Celery stalks?>

Celery: A Dieter’s Delight

by Berkeley Wellness

Valued for its crisp texture and distinctive flavor, celery is as much a household staple as onions, carrots, or potatoes. Celery is versatile and widely used as an appetizer, a salad ingredient, and a flavorful addition to many cooked dishes. A bunch of celery is more accurately called a stalk, which is made up of individual ribs. These ribs are naturally crisp due to the rigidity of the plant’s cell walls and the high water content within the cells.

Wild celery has been around for almost 3,000 years. It is believed to have originated in the Mediterranean, where it was used not as a food, but as medicine. It was also used by the ancient Greeks as an award in sports contests. Celery was first cultivated in the 1500s in northern Europe, though another 200 years passed before modern-looking varieties with large, fleshy ribs appeared. Celery has been commercially grown in the United States for more than 200 years.

Celery: nutrition

Because of its high water content, celery has hardly any calories: An 8-inch rib contains a mere 6 calories. Celery provides a good amount of potassium, as well as vitamin C, and some insoluble fiber. But one stalk of celery also has 32 mg of sodium. If someone eats a lot of stalks, this amount of sodium can add up.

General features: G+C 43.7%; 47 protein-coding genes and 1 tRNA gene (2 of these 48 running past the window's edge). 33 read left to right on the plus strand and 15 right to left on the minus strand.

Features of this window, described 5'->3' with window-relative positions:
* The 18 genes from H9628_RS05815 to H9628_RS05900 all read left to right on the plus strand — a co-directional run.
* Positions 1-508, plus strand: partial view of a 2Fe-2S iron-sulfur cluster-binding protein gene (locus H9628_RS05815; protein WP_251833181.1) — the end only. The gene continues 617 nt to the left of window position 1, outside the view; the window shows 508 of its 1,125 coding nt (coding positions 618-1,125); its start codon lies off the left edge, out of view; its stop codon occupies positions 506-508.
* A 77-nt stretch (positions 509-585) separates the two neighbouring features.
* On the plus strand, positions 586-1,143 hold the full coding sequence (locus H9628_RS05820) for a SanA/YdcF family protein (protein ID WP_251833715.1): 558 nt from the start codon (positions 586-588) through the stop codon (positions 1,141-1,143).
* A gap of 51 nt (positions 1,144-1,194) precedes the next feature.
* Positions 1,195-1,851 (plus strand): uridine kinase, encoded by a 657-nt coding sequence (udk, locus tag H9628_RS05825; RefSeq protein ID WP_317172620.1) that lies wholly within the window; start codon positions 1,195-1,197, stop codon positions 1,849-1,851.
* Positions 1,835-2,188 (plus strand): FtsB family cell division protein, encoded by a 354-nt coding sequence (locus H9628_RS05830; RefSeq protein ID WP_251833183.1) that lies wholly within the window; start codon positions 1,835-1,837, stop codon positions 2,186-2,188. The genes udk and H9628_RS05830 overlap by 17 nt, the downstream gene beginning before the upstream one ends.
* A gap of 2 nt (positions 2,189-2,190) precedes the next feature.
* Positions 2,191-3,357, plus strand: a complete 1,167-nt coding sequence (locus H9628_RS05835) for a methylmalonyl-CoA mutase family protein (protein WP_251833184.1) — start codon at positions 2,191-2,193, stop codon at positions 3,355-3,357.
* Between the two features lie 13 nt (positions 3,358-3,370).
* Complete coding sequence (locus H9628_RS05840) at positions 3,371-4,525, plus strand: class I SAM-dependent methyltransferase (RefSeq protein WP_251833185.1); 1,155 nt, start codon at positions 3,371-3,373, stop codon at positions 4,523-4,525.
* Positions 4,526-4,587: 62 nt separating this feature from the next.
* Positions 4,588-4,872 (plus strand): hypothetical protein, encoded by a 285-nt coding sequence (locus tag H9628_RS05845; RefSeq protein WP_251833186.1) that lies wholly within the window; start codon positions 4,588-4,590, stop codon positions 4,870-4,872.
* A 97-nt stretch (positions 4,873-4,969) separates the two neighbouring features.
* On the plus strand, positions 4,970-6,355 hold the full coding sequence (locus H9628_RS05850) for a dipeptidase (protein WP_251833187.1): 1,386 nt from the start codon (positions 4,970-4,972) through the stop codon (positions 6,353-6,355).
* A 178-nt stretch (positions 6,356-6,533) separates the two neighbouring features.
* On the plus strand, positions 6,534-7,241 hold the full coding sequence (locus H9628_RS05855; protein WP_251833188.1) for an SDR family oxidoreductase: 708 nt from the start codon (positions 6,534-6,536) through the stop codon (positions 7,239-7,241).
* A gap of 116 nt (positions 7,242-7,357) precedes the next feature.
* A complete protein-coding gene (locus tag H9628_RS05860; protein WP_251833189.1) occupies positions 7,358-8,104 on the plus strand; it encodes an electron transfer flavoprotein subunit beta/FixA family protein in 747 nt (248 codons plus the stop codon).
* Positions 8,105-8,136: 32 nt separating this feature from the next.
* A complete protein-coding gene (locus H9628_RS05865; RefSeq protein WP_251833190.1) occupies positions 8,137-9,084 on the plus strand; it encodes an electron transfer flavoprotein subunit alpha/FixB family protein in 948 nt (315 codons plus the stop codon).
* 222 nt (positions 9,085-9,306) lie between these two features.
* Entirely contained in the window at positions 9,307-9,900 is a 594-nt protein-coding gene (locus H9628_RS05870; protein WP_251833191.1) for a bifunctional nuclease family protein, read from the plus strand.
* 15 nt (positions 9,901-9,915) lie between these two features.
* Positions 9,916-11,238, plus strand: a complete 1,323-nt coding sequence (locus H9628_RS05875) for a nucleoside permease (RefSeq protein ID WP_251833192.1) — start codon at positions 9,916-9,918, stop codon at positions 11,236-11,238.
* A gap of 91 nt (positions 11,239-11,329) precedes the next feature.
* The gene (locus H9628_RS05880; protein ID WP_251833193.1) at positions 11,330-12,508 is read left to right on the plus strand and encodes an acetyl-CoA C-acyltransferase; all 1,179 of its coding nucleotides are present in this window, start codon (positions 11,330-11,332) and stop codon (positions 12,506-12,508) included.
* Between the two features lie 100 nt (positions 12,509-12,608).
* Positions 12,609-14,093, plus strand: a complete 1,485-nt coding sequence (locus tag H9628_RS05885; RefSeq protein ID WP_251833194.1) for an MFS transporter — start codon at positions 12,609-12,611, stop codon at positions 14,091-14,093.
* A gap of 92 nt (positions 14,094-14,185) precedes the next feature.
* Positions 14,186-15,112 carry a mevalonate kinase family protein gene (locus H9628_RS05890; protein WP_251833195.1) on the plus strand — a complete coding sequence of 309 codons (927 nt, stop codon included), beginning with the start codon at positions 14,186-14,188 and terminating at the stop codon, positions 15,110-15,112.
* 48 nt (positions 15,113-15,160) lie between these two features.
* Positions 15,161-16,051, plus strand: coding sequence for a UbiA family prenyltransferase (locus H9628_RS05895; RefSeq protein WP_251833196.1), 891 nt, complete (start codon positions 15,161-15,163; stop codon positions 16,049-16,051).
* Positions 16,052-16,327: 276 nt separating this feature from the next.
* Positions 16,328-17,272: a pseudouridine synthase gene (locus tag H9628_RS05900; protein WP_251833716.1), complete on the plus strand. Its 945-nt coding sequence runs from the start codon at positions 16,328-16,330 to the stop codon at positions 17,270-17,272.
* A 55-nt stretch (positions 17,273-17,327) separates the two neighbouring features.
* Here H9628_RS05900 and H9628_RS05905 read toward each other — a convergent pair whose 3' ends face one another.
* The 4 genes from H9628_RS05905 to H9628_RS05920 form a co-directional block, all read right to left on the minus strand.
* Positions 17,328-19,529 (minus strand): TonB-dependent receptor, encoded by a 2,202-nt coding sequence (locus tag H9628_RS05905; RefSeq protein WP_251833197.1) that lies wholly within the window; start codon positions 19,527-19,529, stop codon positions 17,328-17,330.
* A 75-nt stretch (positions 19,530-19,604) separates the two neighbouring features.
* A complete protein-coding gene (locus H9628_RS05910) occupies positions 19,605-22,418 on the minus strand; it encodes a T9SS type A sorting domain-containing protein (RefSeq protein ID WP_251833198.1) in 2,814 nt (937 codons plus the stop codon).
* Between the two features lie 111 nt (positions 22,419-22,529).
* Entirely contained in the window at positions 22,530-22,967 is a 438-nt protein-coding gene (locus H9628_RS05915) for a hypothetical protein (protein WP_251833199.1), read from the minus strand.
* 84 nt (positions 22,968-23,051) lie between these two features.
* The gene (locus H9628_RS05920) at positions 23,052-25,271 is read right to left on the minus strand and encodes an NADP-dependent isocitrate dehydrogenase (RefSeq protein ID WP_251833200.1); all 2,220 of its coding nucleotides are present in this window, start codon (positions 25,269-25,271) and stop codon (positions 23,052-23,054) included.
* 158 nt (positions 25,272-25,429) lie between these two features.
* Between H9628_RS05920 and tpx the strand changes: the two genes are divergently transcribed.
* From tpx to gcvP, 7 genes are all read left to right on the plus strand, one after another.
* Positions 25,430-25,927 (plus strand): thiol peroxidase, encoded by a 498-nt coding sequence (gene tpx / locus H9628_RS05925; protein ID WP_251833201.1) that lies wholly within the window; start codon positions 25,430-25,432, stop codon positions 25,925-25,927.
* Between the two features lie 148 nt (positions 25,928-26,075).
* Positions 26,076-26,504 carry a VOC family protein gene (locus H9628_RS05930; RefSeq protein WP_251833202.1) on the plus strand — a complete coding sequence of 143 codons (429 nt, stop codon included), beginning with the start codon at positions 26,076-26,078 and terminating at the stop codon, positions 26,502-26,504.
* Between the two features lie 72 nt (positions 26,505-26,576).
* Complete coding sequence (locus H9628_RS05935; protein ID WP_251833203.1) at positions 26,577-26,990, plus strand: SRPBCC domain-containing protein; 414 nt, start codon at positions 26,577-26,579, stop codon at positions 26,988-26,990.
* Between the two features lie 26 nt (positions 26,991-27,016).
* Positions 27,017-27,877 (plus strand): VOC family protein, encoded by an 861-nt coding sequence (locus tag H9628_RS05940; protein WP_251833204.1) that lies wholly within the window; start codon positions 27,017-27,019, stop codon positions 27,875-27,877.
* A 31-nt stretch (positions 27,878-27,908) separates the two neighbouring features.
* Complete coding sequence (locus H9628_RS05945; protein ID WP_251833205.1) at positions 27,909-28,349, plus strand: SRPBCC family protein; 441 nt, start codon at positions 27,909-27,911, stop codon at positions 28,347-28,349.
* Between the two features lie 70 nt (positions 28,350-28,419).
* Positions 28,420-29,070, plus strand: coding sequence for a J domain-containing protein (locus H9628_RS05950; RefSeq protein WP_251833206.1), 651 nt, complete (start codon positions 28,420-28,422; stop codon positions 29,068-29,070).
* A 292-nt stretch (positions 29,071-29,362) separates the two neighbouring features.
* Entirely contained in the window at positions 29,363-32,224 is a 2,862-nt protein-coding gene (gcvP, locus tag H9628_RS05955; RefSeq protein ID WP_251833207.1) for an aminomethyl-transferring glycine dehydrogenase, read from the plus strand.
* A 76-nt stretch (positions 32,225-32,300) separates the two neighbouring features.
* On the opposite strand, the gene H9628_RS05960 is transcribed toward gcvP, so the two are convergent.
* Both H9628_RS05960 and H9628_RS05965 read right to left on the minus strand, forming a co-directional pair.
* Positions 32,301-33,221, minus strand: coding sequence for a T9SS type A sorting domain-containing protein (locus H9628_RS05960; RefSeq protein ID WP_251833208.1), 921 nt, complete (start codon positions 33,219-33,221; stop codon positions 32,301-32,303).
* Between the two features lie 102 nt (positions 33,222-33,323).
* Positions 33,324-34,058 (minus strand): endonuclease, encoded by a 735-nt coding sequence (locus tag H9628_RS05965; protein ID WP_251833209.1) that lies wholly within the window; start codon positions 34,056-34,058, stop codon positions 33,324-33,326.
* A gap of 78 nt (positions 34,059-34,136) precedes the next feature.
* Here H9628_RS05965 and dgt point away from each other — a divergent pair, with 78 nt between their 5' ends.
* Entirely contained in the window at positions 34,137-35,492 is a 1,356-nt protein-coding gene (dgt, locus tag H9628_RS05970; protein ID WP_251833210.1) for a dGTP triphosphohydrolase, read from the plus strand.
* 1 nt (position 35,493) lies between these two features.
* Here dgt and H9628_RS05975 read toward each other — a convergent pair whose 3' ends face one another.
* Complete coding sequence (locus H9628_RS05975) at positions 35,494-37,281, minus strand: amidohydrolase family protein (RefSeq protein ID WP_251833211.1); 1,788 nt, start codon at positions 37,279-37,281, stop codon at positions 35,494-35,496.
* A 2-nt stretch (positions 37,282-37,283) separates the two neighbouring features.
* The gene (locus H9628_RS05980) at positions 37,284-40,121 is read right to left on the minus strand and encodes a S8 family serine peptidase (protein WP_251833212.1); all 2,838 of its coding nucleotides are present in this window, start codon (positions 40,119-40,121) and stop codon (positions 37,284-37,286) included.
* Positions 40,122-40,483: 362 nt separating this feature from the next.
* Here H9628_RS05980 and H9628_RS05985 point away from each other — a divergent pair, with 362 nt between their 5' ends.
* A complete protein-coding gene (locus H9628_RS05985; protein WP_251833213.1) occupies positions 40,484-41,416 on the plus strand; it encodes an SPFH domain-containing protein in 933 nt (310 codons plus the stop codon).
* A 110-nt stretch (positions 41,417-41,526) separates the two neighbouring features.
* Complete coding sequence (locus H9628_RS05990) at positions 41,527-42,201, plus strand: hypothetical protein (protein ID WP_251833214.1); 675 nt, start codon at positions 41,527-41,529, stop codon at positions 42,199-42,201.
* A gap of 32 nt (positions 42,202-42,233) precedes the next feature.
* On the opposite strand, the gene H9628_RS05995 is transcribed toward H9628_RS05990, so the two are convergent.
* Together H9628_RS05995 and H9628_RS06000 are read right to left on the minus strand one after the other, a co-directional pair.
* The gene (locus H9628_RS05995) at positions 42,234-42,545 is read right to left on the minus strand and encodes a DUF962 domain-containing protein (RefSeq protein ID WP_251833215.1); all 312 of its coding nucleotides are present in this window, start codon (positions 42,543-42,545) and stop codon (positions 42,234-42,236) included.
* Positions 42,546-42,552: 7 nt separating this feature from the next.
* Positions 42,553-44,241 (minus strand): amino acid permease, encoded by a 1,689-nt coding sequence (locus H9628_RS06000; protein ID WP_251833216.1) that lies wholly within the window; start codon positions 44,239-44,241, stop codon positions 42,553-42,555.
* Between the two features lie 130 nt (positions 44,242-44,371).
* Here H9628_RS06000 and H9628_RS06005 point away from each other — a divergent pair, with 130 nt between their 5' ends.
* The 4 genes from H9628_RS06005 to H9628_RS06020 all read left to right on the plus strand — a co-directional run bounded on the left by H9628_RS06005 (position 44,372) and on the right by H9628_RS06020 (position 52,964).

Celery is an ideal diet food for people trying to control their weight because its fiber and high water content provide satiety, and its crunchy, chewy texture contributes to a feeling of satisfaction. However, does celery have “negative calories”? No. Celery is very low in calories, but not so low that chewing it burns more calories than the vegetable contains. It’s true that a medium-sized rib has only 6 calories, but chewing celery burns about the same number of calories per minute as just sitting. If you’re on a diet, munching celery is better for you than eating a candy bar. But it’s important to remember that no food has negative calories.

For a full listing of nutrients, see Celery in the National Nutrient Database.

Types of celery

The celery that every American is familiar with from classic tuna fish or potato salad to any party platter is a type of celery called Pascal. This green celery, which dominates the market and is definitely not known by its name, is the result of years of effort to domesticate this ancient vegetable and turn it less stringy. There are several different varieties of Pascal and a number of Pascal clones, but they are all essentially the same. The only standouts, which are not that easy to find, are:

Chinese celery: Also called Asian celery, this tall, skinny celery looks like a cross between parsley and celery. The stalks are fatter than parsley stalks and skinnier than celery stalks. It has a much more pronounced celery flavor than Pascal celery. Both the stems and leaves are used to add flavor to stir-fries and soups. Though it is difficult to find outside of Asian neighborhoods, this celery actually comes in a number of forms, mostly differing in stem and leaf color, from white to golden to deep green.

Golden celery: Golden celery is light yellow, a color that occurs because the plant is grown under a layer of soil or paper to prevent chlorophyll from developing, much like white asparagus or Belgian endive. This pale celery is favored in Italian cooking and can often be found in Italian markets.

Celery Cooking Tips and Recipe Ideas

Try these tips to buy the best celery, prepare it, and use celery in recipes.

Feeds: 
News Republic